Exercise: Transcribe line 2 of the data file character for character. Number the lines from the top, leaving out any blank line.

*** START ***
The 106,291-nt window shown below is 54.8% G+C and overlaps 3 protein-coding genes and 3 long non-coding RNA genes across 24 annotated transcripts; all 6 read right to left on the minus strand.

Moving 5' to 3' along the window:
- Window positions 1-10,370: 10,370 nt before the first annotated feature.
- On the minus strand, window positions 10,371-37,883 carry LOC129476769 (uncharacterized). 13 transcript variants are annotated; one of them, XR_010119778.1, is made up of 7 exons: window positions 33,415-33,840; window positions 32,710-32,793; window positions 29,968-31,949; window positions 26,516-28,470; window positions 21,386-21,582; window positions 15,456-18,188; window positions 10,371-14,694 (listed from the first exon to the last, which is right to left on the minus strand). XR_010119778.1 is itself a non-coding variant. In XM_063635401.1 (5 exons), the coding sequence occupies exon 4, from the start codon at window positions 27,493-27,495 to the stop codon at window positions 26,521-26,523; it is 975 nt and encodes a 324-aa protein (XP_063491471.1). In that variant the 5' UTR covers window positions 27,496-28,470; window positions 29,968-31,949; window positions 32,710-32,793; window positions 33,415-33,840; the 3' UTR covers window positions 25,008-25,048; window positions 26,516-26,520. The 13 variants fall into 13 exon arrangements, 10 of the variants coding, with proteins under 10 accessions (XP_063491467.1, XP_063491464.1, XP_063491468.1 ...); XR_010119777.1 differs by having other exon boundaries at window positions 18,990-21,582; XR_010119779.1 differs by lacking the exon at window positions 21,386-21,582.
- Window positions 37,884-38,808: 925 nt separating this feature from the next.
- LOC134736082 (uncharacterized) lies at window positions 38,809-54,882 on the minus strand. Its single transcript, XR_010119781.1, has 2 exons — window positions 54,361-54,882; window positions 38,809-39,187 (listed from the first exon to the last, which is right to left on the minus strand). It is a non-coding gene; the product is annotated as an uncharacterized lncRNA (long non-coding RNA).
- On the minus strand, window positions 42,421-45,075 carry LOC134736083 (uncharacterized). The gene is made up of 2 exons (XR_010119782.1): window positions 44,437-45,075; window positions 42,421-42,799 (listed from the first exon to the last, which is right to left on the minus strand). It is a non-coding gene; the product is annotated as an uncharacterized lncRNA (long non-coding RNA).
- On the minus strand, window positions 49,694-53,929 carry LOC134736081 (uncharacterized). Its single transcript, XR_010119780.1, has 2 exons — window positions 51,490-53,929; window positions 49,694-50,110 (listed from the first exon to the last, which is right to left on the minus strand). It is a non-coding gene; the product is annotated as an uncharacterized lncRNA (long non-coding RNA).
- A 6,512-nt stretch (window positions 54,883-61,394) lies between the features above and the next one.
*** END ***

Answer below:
Moving 5' to 3' along the window: